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 Apple patent filing involves ‘object placement for electronic devices’

FIG. 1 illustrates an example object placement system architecture including various electronic devices.

Apple has filed for a patent (number 20230040610 A1) for “object placement for electronic devices.” It involves several of the company’s hardware devices, including the rumored “RealityPro.”

About the patent filing

The patent relates generally to extended reality (ER) environments . ER technology aims to bridge a gap between virtual environments and a physical environment by providing an enhanced physical environment that is extended with electronic information. 

As a result, the electronic information appears to be part of the physical environment as perceived by a user. However, Apple says it can be challenging to determine where in the physical environment to place the electronic information. The tech giant wants to overcome such limitations.

Examples of devices that could take advantage of the technology mentioned in the patent include head mountable systems (the “RealityPro”), projection-based systems, heads-up displays (HUDs), vehicle windshields having integrated display capability, windows having integrated display capability, displays formed as lenses designed to be placed on a person’s eyes (e.g., similar to contact lenses), headphones/earphones, speaker arrays, input systems (e.g., wearable or handheld controllers with or without haptic feedback), smartphones, tablets, and desktop/laptop computers. 

A head mountable system (HMD) may have one or more speaker(s) and an integrated opaque display. Alternatively, a head mountable system may be configured to accept an external opaque display (e.g., a smartphone). It may incorporate one or more imaging sensors to capture images or video of the physical environment, and/or one or more microphones to capture audio of the physical environment.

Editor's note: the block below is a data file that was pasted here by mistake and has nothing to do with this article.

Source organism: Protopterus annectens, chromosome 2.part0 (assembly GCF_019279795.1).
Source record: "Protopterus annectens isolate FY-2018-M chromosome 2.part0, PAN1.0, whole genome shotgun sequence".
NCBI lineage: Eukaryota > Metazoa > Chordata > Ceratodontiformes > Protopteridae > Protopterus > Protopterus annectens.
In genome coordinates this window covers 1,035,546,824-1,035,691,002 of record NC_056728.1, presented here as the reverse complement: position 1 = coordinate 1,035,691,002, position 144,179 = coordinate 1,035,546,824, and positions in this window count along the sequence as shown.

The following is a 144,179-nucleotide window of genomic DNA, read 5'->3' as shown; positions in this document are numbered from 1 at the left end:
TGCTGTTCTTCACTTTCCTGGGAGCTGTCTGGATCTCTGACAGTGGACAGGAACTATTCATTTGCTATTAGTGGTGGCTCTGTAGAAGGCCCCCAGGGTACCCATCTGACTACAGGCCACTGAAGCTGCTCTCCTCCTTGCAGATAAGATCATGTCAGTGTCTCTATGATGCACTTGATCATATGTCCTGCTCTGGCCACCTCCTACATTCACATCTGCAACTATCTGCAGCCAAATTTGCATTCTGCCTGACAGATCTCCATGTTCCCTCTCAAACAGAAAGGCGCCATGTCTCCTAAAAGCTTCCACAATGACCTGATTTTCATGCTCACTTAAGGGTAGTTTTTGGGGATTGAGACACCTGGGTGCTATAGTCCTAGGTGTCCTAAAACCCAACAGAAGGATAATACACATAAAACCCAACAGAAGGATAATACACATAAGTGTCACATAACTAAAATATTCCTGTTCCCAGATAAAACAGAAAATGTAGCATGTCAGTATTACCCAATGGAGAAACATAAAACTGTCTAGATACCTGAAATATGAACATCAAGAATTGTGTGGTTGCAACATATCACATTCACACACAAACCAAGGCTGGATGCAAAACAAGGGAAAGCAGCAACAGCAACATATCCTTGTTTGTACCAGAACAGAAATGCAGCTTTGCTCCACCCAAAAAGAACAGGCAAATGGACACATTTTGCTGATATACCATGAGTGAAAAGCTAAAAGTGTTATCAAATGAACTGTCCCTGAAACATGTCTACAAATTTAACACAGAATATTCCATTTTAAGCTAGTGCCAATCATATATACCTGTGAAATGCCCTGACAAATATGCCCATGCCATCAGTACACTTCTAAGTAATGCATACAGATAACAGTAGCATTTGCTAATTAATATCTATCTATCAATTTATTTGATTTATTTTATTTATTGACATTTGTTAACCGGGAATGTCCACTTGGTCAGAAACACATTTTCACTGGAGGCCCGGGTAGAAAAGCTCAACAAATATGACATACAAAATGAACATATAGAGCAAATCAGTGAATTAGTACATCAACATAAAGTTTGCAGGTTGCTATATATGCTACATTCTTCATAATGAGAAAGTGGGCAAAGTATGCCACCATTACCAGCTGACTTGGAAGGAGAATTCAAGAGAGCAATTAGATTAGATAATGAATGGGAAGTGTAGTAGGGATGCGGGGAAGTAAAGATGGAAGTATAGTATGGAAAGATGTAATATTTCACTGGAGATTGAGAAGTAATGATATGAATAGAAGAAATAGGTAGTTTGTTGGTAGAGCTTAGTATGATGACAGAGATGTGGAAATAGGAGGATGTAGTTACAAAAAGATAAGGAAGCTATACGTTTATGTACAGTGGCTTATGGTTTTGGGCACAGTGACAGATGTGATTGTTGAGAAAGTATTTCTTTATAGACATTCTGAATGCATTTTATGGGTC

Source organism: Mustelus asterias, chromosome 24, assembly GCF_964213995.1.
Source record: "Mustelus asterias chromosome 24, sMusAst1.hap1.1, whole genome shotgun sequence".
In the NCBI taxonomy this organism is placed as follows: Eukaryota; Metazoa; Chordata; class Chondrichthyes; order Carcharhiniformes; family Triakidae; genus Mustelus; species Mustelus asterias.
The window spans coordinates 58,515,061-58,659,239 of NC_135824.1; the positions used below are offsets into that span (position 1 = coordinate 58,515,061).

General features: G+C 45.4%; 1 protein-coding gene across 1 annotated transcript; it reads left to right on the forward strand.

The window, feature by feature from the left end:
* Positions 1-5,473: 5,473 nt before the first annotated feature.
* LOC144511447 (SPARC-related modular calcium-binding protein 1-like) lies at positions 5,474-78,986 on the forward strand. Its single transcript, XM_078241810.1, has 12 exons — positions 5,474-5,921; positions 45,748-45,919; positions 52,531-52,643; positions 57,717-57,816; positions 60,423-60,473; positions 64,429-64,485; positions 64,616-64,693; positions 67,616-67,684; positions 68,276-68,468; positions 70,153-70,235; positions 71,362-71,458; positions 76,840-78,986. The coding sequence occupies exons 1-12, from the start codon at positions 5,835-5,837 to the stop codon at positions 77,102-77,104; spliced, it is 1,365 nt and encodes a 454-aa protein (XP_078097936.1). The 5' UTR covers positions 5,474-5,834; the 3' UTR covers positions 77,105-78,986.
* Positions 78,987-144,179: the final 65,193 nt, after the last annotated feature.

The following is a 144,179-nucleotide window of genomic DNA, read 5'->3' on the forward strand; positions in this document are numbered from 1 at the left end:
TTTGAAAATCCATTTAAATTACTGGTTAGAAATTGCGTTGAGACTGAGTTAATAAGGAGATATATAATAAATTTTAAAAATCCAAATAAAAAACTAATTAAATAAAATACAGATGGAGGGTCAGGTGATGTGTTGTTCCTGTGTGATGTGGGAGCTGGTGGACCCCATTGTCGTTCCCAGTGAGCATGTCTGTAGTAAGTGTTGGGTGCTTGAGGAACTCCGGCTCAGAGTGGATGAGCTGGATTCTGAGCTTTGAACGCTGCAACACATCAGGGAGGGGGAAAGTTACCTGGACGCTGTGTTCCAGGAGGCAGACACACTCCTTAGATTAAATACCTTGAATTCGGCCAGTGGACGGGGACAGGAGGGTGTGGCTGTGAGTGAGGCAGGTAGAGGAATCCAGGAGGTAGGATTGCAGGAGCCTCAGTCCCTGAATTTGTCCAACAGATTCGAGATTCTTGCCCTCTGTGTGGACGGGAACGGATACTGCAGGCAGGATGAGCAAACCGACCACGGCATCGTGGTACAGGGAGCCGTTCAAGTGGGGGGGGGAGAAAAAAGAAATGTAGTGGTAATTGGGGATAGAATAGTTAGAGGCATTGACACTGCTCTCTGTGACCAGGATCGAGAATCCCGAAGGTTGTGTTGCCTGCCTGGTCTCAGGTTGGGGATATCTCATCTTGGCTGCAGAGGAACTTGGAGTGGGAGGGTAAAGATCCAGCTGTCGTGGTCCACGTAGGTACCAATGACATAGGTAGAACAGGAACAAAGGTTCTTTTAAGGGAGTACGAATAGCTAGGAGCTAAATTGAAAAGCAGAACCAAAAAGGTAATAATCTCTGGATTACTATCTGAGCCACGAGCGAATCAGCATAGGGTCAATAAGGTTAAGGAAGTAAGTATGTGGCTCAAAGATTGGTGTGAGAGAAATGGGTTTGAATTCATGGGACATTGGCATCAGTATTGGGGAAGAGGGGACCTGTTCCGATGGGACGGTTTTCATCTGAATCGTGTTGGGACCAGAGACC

Rather than an opaque display, an HMD may have a transparent or translucent display. The transparent or translucent display may have a medium through which light representative of images is directed to a person’s eyes. The display may utilize digital light projection, OLEDs, LEDs, uLEDs, liquid crystal on silicon, laser scanning light source, or any combination of these technologies. 

The medium may be an optical waveguide, a hologram medium, an optical combiner, an optical reflector, or any combination thereof. In some implementations, the transparent or translucent display may be configured to become opaque selectively. Projection-based systems may employ retinal projection technology that projects graphical images onto a person’s retina. Projection systems also may be configured to project virtual objects into the physical environment, for example, as a hologram or on a physical surface.

Summary of the patent filing

Here’s Apple’s abstract of the patent filing: “Aspects of the subject technology provide a real-time system for positioning and/or arranging application content anchored to locations in a physical environment. The subject technology may include a placement system that facilitates placement of application content relative to the anchors, according to application and/or system preferences and/or requirements for display of the content.”

About the RealityPro

When it comes to the RealityPro, the rumors are abundant. Such a device will arrive this year. Or 2025, Or 2026. It will be a head-mounted display. Or may have a design like “normal” glasses. Or it may be eventually be available in both. The Reality Pro may or may not have to be tethered to an iPhone to work. Other rumors say that it could have a custom-build Apple chip and a dedicated operating system dubbed “rOS” for “reality operating system.” Or perhaps “xrOS” for extended reality operating system.

Dennis Sellers
the authorDennis Sellers
Dennis Sellers is the editor/publisher of Apple World Today. He’s been an “Apple journalist” since 1995 (starting with the first big Apple news site, MacCentral). He loves to read, run, play sports, and watch movies.